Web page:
T.C.B. in E" is the film's terrific main theme, heard during the main titles sequence and each time Fritz drifts back to his nagging-wife reality. T.C.B" could stand for Takin' Care of Business" or Tom Cat Blues"who knows.
Tom Scott and the L.A. Express performing T.C.B. in E," written by Max Bennett.
Considering Tom Scott wrote the film's score, it's surprising that L.A. Express bassist Max Bennett, an old-school player who came out of the Stan Kenton band and the thriving L.A. studio scene and a talented player/composer who could do any kind of music admirably well, pens the main theme. But T.C.B. in E" is an exceptional piece of electric improvisation and something that deserves even better than its high-cult reputation. Scott himself waxed a live remake of the tune for his 1999 album Smokin' Sectioncuriously without Bennett, though.
Dave Palmer added lyrics to T.C.B. in E" and came up with the film's end titles sequence, In My Next Life." Presumably, Merry Clayton sings this too.
The vocal version of TCB in E," called In My Next Life," which was not issued on record.
It's unlikely any of this music will ever see the light of day on CD. While the promotional 45and, presumably, the unissued LPwere the property of Lou Adler's Ode Records, owned at the time by A&M Records, Ode was acquired several years later by Sony Music. So it's probably unclear who even owns the rights to the music (my guess is Sony). But Tom Scott has neither the historic place in jazzor film music, for that mattertoday that he deserves nor one that would ensure anyone doing something to rescue this music for public appreciation.
Thanks to Tom Scott and the L.A. Express, The Nine Lives of Fritz the Cat has far more value as an audible pleasure than a visual one.
Jazz and the blues--because together this musical brother and sister speak from our nation's days of the current cultural affairs and the authenticity and truth of a place where the rhythms held the pulse and the drums the heartbeat, representing every step closer the meat on the bone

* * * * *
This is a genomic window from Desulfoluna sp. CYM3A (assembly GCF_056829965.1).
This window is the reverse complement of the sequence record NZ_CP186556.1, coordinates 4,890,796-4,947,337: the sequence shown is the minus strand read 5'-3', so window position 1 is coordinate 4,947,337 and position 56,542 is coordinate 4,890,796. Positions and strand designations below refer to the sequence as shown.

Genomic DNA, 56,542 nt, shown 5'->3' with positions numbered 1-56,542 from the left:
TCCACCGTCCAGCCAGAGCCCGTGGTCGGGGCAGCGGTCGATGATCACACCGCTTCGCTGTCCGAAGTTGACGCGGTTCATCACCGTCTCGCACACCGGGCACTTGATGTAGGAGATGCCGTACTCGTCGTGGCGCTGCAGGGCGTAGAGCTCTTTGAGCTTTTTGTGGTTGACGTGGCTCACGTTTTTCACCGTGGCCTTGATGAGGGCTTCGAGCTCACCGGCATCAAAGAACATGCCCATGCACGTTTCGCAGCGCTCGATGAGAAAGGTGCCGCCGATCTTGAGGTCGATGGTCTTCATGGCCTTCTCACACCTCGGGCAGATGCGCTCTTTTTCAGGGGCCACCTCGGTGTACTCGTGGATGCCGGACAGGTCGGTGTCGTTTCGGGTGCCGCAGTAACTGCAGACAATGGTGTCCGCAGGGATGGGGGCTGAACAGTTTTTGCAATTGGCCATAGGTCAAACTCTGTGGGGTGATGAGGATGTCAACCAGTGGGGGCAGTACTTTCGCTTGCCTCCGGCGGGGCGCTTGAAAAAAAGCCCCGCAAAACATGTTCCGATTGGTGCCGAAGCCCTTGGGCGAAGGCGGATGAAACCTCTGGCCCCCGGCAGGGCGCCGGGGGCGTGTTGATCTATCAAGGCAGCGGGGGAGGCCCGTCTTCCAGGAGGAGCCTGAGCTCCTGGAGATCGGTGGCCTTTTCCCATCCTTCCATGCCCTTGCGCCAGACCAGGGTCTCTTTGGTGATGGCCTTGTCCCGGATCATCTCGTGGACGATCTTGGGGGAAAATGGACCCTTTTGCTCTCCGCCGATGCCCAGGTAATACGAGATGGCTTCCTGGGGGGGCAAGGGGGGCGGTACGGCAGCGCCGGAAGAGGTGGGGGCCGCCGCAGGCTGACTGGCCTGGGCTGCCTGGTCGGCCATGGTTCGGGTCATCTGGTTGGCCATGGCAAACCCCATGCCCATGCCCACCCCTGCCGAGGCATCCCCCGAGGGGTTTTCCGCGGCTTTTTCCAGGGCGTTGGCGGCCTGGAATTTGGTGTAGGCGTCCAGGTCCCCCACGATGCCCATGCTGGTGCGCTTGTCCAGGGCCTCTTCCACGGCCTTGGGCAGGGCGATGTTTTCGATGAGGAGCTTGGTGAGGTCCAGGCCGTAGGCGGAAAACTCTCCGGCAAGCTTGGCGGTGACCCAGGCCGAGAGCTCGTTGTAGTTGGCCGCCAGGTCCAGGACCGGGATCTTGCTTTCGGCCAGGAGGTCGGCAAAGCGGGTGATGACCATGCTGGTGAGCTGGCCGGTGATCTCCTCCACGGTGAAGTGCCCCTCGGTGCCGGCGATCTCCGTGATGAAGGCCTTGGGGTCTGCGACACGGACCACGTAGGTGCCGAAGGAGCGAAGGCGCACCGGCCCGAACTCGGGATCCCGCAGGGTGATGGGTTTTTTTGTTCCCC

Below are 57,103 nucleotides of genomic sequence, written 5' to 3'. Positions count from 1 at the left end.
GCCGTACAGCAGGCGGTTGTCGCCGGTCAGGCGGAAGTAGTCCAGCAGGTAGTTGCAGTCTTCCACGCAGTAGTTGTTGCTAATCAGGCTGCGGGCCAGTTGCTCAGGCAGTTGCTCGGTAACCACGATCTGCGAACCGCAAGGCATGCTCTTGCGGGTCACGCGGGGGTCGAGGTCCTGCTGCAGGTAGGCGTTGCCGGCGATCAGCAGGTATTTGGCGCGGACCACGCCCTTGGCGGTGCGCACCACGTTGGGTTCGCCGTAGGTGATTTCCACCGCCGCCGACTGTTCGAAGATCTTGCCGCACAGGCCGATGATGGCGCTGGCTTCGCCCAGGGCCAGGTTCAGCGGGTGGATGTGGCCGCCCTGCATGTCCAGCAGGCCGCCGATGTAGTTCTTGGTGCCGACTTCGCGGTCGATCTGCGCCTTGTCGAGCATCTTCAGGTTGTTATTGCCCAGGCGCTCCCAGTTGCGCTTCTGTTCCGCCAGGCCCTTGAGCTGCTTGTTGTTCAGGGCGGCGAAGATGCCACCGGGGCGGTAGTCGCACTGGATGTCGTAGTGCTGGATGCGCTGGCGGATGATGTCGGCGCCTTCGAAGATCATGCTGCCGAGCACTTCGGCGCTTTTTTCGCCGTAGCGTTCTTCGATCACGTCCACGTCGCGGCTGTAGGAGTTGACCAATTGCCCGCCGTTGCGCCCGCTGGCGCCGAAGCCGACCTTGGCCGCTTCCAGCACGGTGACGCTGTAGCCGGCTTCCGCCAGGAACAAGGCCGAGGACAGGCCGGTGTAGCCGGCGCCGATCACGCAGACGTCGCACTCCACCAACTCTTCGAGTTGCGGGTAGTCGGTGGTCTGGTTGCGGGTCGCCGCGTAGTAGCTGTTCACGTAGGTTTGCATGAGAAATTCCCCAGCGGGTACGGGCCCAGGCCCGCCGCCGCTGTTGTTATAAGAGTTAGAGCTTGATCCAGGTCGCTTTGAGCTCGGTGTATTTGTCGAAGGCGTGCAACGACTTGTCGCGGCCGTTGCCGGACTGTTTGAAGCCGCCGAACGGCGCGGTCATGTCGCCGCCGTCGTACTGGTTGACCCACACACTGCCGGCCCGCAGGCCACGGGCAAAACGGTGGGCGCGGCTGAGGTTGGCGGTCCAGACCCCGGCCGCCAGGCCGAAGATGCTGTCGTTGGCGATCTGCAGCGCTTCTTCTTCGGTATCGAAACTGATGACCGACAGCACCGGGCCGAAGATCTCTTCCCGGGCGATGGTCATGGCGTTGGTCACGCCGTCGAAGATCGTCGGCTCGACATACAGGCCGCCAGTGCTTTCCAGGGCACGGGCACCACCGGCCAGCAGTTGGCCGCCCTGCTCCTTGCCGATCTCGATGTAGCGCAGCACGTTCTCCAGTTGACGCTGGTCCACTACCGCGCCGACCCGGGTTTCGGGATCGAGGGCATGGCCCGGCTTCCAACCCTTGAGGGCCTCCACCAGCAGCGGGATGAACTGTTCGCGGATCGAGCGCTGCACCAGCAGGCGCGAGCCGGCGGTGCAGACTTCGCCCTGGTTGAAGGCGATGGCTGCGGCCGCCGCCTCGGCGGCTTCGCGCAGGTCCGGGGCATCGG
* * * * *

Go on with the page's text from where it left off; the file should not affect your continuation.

Jazz and the blues--because together this musical brother and sister speak from our nation's days of the current cultural affairs and the authenticity and truth of a place where the rhythms held the pulse and the drums the heartbeat, representing every step closer the meat on the bone. Feet in the dirt, or barefoot on a stage with sequins--it's soul beats in my chest.
I was first exposed to jazz while others listened to surf music in the '50s and '60s, it was Monk, Miles, Satchmo and Ella, Rosemary Clooney and Julie London followed. Margaret Whiting, Les McCann, Willie Bobo, Andy Simpkins, Snooky Young, Bill Basie and Helen Humes. The first time I heard Topsy, Take 2, I about passed out at the age of ten.
I've hung with Les McCann who more than 30 years after our first meeting became my duet partner on my CD, Don't Go To Strangers. Karen Hernandez from the start, Jack Le Compte on drums, Lou Shoch on bass, Steve Rawlins as my arranger and pianist, Grant Geissman - guitar genius, Nolan Shaheed, Richard Simon, and more. The big boys. My Red Hot Papas. The best show I ever attended was...
I met Helen Humes first back in 1981 and helped turn one Playboy Jazz Festival night into her tribute, bring the Basie Band to stage, her joy boys. Before she took the stage for the last time to sing, If I could Be With You One Hour Tonight thousands of copies of the newspaper I wrote for carried her story. It was kismet, her being held by Joe Williams backstage. Soon in my life were the great Linda Hopkins who told me I sang the song she wrote better than her, which floored me of course, the energizing Barbara Morrison and the stellar Marilyn Maye who guided me professionally.
My advice to new listeners... let your backbone slip and feel your body stripping back the barriers that prevent us from being one with the music.
Remember none of us are strangers, we just haven't met yet.